SBIR/STTR Programs Extended for Three More Years, With Strings Attached

October 12, 2022

WHAT: On September 30, 2022, President Biden signed the SBIR and STTR Extension Act of 2022, reauthorizing the SBIR/STTR programs to continue through fiscal year 2025. The SBIR/SSTR programs were set to expire on the day President Biden signed the Act, the result of lengthy negotiations over how to revamp the programs following recent high-profile SBIR fraud cases with ties to China. The changes to the programs, to include enhanced disclosure requirements and claw-back provisions, are illustrative of the federal government’s renewed emphasis on ensuring China does not use the SBIR/STTR programs as an additional avenue to appropriate the United States’ emerging technological advances.

WHAT DOES IT MEAN FOR INDUSTRY: The Small Business Innovation Research (SBIR) and Small Business Technology Transfer (STTR) programs provide an avenue for small businesses to engage with the federal government to jointly address the country’s unique science and technology needs. Small businesses compete for federal research funds in the form of federal contracts or grants to support their innovative projects, with the potential to commercialize their resulting products and services in the federal marketplace.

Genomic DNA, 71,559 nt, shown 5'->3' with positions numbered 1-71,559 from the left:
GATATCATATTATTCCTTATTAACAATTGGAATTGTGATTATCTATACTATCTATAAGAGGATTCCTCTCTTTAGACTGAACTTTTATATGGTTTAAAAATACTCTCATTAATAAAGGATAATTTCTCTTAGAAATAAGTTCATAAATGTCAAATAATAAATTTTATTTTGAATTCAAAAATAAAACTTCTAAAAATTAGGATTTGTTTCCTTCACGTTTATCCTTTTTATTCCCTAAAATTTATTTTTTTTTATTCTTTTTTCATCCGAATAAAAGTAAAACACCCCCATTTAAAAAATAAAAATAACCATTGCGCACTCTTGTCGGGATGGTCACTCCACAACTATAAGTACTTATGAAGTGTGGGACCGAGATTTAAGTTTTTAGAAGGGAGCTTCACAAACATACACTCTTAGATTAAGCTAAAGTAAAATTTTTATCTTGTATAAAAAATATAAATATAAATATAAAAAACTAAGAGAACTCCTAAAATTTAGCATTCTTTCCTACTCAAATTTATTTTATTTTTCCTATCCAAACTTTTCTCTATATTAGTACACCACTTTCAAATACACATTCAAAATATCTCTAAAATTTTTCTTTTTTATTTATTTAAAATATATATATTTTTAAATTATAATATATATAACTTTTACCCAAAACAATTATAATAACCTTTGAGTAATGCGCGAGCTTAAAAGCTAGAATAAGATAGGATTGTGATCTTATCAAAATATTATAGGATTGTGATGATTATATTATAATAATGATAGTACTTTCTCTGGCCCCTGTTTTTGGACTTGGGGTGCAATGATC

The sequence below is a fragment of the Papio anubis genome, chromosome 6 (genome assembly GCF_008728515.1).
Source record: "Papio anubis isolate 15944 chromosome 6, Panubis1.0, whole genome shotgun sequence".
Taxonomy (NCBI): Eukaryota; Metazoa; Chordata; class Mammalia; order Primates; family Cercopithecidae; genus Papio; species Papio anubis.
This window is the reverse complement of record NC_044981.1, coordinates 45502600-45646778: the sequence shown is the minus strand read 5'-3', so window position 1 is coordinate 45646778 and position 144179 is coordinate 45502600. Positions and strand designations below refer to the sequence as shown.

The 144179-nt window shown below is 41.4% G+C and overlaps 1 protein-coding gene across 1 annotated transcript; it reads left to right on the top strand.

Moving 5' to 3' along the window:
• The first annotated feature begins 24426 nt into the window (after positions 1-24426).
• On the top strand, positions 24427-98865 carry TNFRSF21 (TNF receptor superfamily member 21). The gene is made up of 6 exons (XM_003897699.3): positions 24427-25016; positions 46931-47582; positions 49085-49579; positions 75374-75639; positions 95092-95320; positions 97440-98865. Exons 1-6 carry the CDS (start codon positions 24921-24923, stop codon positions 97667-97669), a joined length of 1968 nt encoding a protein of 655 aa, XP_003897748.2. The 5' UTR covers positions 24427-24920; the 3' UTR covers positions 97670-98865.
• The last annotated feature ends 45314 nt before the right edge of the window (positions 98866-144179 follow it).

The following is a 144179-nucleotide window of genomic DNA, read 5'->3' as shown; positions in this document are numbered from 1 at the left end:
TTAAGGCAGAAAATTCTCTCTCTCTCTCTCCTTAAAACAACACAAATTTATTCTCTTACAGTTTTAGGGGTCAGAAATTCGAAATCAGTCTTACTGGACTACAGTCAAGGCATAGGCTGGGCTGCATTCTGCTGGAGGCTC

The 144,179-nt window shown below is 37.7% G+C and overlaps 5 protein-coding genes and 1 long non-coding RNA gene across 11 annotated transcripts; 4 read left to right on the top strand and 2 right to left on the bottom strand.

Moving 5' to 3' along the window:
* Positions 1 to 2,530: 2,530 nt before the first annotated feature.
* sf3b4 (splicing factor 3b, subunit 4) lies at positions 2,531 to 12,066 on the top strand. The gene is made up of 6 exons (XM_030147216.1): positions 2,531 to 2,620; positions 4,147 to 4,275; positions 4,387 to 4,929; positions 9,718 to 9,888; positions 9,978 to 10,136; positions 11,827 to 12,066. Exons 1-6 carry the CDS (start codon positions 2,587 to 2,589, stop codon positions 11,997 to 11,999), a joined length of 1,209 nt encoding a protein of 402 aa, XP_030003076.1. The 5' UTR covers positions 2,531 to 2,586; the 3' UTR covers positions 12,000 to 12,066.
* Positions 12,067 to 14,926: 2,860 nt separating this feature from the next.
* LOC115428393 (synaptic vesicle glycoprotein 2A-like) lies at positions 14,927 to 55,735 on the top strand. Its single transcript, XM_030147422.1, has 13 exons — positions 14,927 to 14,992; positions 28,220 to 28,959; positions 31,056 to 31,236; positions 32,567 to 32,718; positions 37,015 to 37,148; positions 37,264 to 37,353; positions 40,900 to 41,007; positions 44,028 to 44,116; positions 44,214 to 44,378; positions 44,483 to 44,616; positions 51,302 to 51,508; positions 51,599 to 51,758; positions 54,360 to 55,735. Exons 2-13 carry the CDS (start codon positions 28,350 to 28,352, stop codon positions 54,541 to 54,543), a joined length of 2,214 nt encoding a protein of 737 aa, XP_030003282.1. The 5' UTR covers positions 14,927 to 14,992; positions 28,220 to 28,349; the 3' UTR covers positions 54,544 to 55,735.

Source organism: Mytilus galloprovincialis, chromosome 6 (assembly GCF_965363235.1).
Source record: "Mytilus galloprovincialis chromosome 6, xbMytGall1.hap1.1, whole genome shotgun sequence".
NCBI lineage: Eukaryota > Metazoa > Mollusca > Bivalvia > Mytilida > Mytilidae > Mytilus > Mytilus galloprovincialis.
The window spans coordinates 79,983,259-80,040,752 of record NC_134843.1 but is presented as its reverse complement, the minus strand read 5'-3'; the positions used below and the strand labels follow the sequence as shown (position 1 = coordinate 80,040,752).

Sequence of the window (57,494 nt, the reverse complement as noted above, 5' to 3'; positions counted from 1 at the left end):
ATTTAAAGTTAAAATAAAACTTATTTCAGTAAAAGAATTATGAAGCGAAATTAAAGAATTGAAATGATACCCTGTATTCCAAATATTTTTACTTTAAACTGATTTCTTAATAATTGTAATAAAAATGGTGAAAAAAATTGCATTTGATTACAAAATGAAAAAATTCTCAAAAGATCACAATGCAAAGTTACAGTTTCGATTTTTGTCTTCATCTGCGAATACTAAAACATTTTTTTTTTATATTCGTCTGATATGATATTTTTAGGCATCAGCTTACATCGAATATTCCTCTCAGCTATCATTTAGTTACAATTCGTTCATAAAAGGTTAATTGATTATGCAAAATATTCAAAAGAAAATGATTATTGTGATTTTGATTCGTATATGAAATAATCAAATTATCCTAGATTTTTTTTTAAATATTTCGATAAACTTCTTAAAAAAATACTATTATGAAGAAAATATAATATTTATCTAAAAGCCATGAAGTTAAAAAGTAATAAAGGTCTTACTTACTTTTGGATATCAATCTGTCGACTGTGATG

The SBIR/STTR programs are structured in three phases. In Phase I, the government evaluates the technical merit, feasibility, and commercial potential of the small business’ R&D efforts to determine whether further funding should be provided. Phase I awards are typically in the $50,000 to $250,000 range and extend for either six months (for SBIR awards) or one year (for STTR awards). In Phase II, the government awards small businesses around $750,000 to invest two more years into R&D. If based on the R&D efforts there appears to be commercial value in the resulting products or services, the small business may obtain further funding or production contracts directly from federal agencies in Phase III. 

To participate in the SBIR/STTR programs, small businesses must be for-profit businesses located in the United States, be majority owned and controlled by U.S. citizens or permanent legal residents (or owned by another small business concern majority owned and controlled by U.S. citizens or permanent legal residents), and have no more than 500 employees (including any affiliates). For the STTR program, small businesses must partner with a nonprofit college or university located in the United States, a domestic nonprofit research organization, or a federally funded R&D center. 

The recent reauthorization imposed a number of new reporting requirements on agencies to ensure proper management of the SBIR/STTR programs. It also made the following changes which directly impact small business participants:

  • Created new requirement for the head of each federal agency administering SBIR/STTR programs to establish and implement a due diligence program to assess security risks presented by the small businesses and continually document and report their findings;